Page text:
Casino donates $9 million to St. Regis Mohawk tribe ...

Came across this before the recent covid news, might as well share it anyway - a partial telling of the racist legacy of cheeto.

On the recent posts about the FBI documents regarding white supremacists infiltrating the police (ShockedPikachuFace.jpg), people were mentioning how cheeto probably has a set of gilded white hooded robes in his closet, then I happened to come across this info in another comments section (thanks u/CarlSpencer), which just solidifies that assumption, and I thought it was worth sharing (not that anyone here still has any doubt, but it might be good info to show someone who somehow still does, and is willing to hear it):
1973: The US Department of Justice — under the Nixon administration, out of all administrations — sued the Trump Management Corporation for violating the Fair Housing Act. Federal officials found evidence that Trump had refused to rent to Black tenants and lied to Black applicants about whether apartments were available, among other accusations. Trump said the federal government was trying to get him to rent to welfare recipients. In the aftermath, he signed an agreement in 1975 agreeing not to discriminate to renters of color without admitting to previous discrimination.
1980s: Kip Brown, a former employee at Trump’s Castle, accused another one of Trump’s businesses of discrimination. “When Donald and Ivana came to the casino, the bosses would order all the black people off the floor,” Brown said. “It was the eighties, I was a teenager, but I remember it: They put us all in the back.”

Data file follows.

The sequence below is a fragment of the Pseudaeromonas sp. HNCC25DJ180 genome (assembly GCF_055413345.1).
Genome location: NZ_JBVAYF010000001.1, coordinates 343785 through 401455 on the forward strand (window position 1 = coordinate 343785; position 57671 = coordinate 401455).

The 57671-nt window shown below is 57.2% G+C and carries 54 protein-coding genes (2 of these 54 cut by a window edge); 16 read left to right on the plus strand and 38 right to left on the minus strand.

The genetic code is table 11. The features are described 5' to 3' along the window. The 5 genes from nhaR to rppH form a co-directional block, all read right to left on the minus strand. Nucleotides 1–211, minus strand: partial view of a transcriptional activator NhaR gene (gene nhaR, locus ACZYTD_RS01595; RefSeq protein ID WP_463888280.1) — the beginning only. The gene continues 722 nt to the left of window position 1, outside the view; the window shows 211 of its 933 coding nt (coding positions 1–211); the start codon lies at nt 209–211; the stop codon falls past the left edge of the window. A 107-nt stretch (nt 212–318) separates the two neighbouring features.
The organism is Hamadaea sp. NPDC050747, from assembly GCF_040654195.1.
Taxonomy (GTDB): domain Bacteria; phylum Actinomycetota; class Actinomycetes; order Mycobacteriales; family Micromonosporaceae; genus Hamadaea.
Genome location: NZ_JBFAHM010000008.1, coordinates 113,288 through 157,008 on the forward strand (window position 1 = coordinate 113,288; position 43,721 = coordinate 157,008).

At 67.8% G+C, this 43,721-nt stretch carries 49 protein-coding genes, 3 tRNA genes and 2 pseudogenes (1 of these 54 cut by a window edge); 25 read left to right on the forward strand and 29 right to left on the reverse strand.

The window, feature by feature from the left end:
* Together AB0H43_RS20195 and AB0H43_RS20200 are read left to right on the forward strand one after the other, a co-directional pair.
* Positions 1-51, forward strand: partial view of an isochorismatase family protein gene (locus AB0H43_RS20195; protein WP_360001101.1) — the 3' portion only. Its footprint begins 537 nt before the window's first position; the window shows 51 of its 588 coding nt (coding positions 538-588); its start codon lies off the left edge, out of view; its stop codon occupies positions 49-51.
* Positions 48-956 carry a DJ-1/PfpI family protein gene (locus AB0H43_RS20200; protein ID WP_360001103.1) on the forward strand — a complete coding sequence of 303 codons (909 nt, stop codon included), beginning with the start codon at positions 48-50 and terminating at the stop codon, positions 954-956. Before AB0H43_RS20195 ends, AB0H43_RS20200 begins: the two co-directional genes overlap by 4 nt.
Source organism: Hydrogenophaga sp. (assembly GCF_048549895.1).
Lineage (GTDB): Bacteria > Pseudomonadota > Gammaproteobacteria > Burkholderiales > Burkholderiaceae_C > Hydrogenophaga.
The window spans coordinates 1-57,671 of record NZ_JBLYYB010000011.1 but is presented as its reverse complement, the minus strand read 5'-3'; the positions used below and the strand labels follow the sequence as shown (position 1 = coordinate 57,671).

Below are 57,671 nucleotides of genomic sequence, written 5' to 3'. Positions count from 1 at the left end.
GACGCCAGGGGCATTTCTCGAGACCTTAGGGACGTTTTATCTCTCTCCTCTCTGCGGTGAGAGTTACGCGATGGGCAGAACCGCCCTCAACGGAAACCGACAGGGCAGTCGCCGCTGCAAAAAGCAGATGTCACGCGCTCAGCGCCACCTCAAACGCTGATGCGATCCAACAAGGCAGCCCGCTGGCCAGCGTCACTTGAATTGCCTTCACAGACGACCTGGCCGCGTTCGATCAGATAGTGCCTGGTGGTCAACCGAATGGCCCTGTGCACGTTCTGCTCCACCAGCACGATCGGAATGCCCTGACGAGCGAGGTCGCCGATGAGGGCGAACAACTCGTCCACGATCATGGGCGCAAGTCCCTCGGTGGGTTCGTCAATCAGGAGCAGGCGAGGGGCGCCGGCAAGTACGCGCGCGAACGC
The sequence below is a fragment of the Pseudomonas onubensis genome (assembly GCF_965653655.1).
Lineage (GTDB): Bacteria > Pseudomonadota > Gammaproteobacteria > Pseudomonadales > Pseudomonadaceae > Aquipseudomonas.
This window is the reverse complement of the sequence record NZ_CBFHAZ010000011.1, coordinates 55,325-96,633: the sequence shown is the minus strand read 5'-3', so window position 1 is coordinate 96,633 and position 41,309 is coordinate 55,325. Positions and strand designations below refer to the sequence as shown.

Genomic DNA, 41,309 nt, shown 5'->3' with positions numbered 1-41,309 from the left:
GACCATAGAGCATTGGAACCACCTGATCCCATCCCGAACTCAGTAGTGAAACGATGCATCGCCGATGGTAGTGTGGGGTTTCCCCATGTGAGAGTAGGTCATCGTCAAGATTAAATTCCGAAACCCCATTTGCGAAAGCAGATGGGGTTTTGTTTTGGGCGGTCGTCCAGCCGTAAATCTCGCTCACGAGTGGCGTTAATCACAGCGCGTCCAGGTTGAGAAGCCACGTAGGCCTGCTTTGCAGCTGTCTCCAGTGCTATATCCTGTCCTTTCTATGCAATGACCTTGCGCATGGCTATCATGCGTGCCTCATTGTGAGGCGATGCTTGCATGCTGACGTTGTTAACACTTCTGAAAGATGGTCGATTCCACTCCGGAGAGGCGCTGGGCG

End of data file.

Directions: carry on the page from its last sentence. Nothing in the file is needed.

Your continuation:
1989: In a controversial case that’s been characterized as a modern-day lynching, four Black teenagers and one Latino teenager — the “Central Park Five” — were accused of attacking and raping a jogger in New York City. Trump immediately took charge in the case, running an ad in local papers demanding, “BRING BACK THE DEATH PENALTY. BRING BACK OUR POLICE!” The teens’ convictions were later vacated after they spent seven to 13 years in prison, and the city paid $41 million in a settlement to the teens. But Trump in October 2016 said he still believes they’re guilty, despite the DNA evidence to the contrary.
1991: A book by John O’Donnell, former president of Trump Plaza Hotel and Casino in Atlantic City, quoted Trump’s criticism of a Black accountant: “Black guys counting my money! I hate it. The only kind of people I want counting my money are short guys that wear yarmulkes every day. … I think that the guy is lazy. And it’s probably not his fault, because laziness is a trait in blacks. It really is, I believe that. It’s not anything they can control.” Trump later said in a 1997 Playboy interview that “the stuff O’Donnell wrote about me is probably true.”
1992: The Trump Plaza Hotel and Casino had to pay a $200,000 fine because it transferred Black and women dealers off tables to accommodate a big-time gambler’s prejudices.
1993: In congressional testimony, Trump said that some Native American reservations operating casinos shouldn’t be allowed because “they don’t look like Indians to me.”
2000: In opposition to a casino proposed by the St. Regis Mohawk tribe, which he saw as a financial threat to his casinos in Atlantic City, Trump secretly ran a series of ads suggesting the tribe had a “record of criminal activity [that] is well documented.”
2004: In season two of The Apprentice, Trump fired Kevin Allen, a Black contestant, for being overeducated. “You’re an unbelievably talented guy in terms of education, and you haven’t done anything,” Trump said on the show. “At some point you have to say, ‘That’s enough.’”
2005: Trump publicly pitched what was essentially The Apprentice: White People vs. Black People. He said he “wasn’t particularly happy” with the most recent season of his show, so he was considering “an idea that is fairly controversial — creating a team of successful African Americans versus a team of successful whites. Whether people like that idea or not, it is somewhat reflective of our very vicious world.”